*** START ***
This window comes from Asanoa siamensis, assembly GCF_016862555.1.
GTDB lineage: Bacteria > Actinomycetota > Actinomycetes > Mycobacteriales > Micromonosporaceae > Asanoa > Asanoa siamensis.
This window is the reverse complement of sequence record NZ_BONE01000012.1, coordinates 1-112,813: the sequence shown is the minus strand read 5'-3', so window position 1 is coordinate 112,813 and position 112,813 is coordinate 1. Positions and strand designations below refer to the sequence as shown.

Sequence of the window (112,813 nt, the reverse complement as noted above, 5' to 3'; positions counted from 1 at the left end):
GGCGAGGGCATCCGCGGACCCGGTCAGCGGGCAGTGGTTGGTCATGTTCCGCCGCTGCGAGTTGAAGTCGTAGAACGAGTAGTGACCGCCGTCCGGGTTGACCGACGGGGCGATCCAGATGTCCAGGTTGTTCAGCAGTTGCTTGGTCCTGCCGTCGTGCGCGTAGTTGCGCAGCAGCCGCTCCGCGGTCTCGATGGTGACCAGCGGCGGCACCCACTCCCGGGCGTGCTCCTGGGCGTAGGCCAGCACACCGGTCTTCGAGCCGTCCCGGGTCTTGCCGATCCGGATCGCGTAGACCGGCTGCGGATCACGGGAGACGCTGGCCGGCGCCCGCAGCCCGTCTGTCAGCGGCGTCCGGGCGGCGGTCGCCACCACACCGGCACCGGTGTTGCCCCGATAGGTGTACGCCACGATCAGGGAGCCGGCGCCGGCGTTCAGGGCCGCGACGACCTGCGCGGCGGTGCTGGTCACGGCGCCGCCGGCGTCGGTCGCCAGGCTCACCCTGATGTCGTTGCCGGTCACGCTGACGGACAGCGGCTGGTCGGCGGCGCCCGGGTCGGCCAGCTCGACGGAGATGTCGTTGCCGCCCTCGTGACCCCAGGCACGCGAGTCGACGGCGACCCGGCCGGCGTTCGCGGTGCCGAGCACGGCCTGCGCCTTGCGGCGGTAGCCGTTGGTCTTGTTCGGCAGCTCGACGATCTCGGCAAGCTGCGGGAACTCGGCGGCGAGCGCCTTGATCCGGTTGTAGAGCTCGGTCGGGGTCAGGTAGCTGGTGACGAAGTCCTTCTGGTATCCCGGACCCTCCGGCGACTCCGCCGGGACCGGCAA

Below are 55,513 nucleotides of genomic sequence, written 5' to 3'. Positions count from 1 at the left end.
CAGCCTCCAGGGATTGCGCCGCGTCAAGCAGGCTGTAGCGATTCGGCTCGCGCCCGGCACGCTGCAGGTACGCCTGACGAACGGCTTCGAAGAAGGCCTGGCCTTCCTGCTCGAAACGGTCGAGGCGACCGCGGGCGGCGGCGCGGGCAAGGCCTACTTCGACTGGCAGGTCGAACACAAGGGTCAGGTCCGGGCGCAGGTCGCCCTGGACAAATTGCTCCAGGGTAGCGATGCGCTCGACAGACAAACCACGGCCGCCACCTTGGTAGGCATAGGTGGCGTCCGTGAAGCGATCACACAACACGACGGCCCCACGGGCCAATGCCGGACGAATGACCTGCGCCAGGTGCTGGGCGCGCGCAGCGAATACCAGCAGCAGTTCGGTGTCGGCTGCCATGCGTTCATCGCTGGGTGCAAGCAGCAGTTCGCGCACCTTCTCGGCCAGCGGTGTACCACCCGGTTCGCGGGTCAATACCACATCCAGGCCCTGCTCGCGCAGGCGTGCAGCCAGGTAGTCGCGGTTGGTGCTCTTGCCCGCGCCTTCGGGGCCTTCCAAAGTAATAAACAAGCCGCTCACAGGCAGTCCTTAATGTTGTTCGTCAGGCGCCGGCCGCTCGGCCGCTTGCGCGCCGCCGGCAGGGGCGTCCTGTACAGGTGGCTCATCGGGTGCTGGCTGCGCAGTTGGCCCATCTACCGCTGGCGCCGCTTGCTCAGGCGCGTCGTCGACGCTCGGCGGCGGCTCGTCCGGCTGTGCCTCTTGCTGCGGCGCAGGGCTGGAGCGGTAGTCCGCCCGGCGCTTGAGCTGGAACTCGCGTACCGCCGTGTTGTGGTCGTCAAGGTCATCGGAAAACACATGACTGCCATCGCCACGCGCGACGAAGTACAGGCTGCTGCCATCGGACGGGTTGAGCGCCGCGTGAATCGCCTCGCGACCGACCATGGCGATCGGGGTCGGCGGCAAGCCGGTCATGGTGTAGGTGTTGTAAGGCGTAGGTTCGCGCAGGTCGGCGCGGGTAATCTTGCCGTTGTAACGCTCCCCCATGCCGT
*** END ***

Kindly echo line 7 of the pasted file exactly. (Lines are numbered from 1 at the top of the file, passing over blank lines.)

CAGCCTCCAGGGATTGCGCCGCGTCAAGCAGGCTGTAGCGATTCGGCTCGCGCCCGGCACGCTGCAGGTACGCCTGACGAACGGCTTCGAAGAAGGCCTGGCCTTCCTGCTCGAAACGGTCGAGGCGACCGCGGGCGGCGGCGCGGGCAAGGCCTACTTCGACTGGCAGGTCGAACACAAGGGTCAGGTCCGGGCGCAGGTCGCCCTGGACAAATTGCTCCAGGGTAGCGATGCGCTCGACAGACAAACCACGGCCGCCACCTTGGTAGGCATAGGTGGCGTCCGTGAAGCGATCACACAACACGACGGCCCCACGGGCCAATGCCGGACGAATGACCTGCGCCAGGTGCTGGGCGCGCGCAGCGAATACCAGCAGCAGTTCGGTGTCGGCTGCCATGCGTTCATCGCTGGGTGCAAGCAGCAGTTCGCGCACCTTCTCGGCCAGCGGTGTACCACCCGGTTCGCGGGTCAATACCACATCCAGGCCCTGCTCGCGCAGGCGTGCAGCCAGGTAGTCGCGGTTGGTGCTCTTGCCCGCGCCTTCGGGGCCTTCCAAAGTAATAAACAAGCCGCTCACAGGCAGTCCTTAATGTTGTTCGTCAGGCGCCGGCCGCTCGGCCGCTTGCGCGCCGCCGGCAGGGGCGTCCTGTACAGGTGGCTCATCGGGTGCTGGCTGCGCAGTTGGCCCATCTACCGCTGGCGCCGCTTGCTCAGGCGCGTCGTCGACGCTCGGCGGCGGCTCGTCCGGCTGTGCCTCTTGCTGCGGCGCAGGGCTGGAGCGGTAGTCCGCCCGGCGCTTGAGCTGGAACTCGCGTACCGCCGTGTTGTGGTCGTCAAGGTCATCGGAAAACACATGACTGCCATCGCCACGCGCGACGAAGTACAGGCTGCTGCCATCGGACGGGTTGAGCGCCGCGTGAATCGCCTCGCGACCGACCATGGCGATCGGGGTCGGCGGCAAGCCGGTCATGGTGTAGGTGTTGTAAGGCGTAGGTTCGCGCAGGTCGGCGCGGGTAATCTTGCCGTTGTAACGCTCCCCCATGCCGT